Also, It occurs to me that the traditional Italian Easter favorite, ricotta pie could be something to do on this holiday too! My very best friend's mother, from South Philly, used to make this pie. And her daughter (raised Catholic and married to a Jew) made it for Passover this year, substituting potato starch for the corn starch. For Shavuot, you can have the real deal!

Anna Gentile's Ricotta Pie

16 oz cream cheese

4 oz ricotta cheese

1 cup milk

4 eggs

1/2 cup sugar

1 tsp vanilla extract (I used one pod, scraped)

2 Tbsps corn starch

Place all ingredients in the blender, blend until smooth (2 min). Pour into greased 7 x 11 Pyrex or two graham cracker crusts. Bake at 325 F, 45 min - 1 hour. Cool in oven for about 1 hour. Top with cinnamon or fruit.  

On Shavuot, Spring and Cheesecake

Shavuot (The Feast of Weeks) gets short shrift in many non-Orthodox Jewish homes in America. In Reform congregations, it is usually the day when 10th graders have their Confirmation ceremony. Confirmation, you might ask? Sounds pretty Christian. In fact, dear readers, you are correct! The early European Reform movement introduced the Confirmation tradition in the early 19th century, believing that while the age of thirteen (for boys) and twelve (for girls) is traditionally the time when Jewish children become responsible for their religious lives, a few years more could really help with both the emotional and spiritual maturity needed for such a commitment. In fact, early Reformers did away with the traditional bar mitzvah ceremony altogether, preferring the more egalitarian and communal service over the individual celebration of Jewish boys becoming men.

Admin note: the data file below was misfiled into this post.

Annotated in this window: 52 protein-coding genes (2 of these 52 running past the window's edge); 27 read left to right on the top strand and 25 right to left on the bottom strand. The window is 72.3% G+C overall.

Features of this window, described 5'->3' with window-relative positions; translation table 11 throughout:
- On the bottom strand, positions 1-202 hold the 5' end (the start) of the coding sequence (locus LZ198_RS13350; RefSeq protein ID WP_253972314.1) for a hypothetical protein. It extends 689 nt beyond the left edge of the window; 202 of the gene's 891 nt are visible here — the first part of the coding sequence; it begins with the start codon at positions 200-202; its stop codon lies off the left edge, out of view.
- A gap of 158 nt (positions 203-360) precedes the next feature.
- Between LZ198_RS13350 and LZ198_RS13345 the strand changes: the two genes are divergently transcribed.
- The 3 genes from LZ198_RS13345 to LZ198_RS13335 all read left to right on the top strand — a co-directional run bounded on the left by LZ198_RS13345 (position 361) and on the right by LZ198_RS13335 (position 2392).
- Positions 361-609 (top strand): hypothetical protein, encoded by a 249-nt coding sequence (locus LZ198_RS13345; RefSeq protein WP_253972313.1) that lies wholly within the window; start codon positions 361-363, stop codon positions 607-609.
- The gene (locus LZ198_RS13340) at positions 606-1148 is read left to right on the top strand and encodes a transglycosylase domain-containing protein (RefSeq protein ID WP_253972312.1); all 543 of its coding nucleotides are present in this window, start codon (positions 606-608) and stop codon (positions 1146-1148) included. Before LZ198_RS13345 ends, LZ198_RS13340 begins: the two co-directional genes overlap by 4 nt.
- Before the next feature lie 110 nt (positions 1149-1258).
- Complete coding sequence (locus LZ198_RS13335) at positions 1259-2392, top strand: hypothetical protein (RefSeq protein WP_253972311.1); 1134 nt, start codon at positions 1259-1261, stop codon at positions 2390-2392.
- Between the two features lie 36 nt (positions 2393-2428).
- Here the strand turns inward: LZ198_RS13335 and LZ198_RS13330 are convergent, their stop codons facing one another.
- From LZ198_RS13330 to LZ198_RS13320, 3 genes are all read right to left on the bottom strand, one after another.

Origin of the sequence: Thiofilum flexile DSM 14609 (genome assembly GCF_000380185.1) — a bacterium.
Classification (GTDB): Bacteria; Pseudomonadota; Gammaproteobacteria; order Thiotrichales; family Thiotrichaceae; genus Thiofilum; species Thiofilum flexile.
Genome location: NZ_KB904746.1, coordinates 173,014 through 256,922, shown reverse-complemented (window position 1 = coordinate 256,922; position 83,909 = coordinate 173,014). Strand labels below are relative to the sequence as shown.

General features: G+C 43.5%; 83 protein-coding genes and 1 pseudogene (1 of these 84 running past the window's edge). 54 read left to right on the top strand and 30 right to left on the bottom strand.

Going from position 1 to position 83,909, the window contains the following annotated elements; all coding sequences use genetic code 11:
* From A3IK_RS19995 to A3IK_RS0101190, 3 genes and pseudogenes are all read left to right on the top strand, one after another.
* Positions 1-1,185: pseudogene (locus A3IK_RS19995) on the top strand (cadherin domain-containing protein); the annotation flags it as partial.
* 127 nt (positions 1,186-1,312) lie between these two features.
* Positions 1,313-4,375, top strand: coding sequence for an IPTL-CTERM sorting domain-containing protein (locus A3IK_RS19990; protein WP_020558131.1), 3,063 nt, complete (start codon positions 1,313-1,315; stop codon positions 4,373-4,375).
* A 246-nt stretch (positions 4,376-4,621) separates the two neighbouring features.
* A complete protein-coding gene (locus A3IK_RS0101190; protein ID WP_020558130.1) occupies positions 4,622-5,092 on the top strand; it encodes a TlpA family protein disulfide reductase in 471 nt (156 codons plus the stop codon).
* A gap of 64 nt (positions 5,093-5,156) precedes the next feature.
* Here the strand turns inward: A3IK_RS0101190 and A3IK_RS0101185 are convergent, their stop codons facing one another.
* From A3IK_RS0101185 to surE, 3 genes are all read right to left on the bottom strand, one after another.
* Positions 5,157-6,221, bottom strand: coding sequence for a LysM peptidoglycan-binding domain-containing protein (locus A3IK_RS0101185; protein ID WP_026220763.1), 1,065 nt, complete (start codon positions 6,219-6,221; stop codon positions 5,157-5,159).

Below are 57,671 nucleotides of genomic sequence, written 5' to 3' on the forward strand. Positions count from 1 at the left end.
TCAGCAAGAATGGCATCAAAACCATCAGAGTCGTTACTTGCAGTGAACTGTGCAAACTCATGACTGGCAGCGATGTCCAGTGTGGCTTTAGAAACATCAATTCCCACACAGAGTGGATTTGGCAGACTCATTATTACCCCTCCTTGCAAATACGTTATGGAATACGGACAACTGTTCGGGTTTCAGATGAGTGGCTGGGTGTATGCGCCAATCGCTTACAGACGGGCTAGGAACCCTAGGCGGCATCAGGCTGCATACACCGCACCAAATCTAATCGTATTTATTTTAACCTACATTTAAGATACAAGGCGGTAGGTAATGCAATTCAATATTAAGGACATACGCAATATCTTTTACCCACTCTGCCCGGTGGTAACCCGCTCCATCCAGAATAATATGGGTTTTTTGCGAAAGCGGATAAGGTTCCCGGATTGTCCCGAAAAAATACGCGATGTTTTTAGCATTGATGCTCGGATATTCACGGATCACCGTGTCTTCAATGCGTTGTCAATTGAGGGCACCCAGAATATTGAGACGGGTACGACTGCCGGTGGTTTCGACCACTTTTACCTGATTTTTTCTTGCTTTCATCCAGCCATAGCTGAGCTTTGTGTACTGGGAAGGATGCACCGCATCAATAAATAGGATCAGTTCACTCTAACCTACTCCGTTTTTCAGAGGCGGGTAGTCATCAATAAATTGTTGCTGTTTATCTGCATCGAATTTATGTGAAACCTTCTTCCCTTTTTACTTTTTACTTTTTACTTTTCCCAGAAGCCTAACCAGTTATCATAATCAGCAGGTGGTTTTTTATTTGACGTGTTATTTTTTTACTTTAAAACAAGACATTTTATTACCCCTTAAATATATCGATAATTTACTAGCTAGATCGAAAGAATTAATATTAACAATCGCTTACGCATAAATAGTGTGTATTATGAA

But Jewish kids in white robes aside, what is Shavuot? Like most Jewish holidays it has both an agricultural and biblical significance. The former celebrates the early summer grain harvest and the bringing of the first fruits to the Temple (Shavuot is also called Hag ha Bikkurim, the Festival of the First Fruits).  And the latter? It’s actually religiously a pretty big deal. It commemorates the giving of the Torah on Mount Sinai (seven weeks after Passover). Seems important, no? Indeed, and it is one of the three pilgrimage festivals in Ancient Israel (including Sukkot and Passover). The festival is inextricably linked to Passover, as the Exodus from Egypt makes the Jewish people a nation and the receiving of the Law institutes the religious principles they should follow.

Shavuot is also a holiday that has a direct Christian counterpart. Unlike Hanukkah (which has both benefited and suffered from its arbitrary proximity to Christmas) or Passover (which has a direct, yet troubled, relationship with Easter), Shavuot has an equivalent in the Christian holiday of Pentecost. In fact, Shavuot is often referred to as Pentecost (Greek for “fifty” as in fifty days after the first seder). The Christian meaning and observance of this holiday is different, commemorating a moment described in Acts (2:1-31) when the Holy Spirit descended upon a group of Jesus’ followers (on Shavuot).

But somehow, unless you are Orthodox (or Israeli), the holiday has gone relatively unobserved for many American Jews. There are notable exceptions of course, but ask many Jewish college students today (as I have) what the holiday is about and you’ll get a bunch of blank stares. I, for one, blame Hebrew School. It’s not really Hebrew School’s fault, it’s just an accident of the calendar year. Shavuot often falls in late May or early June, usually around (or after) the last day of the Hebrew School year. Unlike other holidays which have plenty of time to be studied, Shavuot is either an afterthought or omitted from the program altogether (see the unfortunate summer scheduling of Tisha B’Av as another casualty of the Hebrew School year). My kids end religious school a full week before Shavuot this year.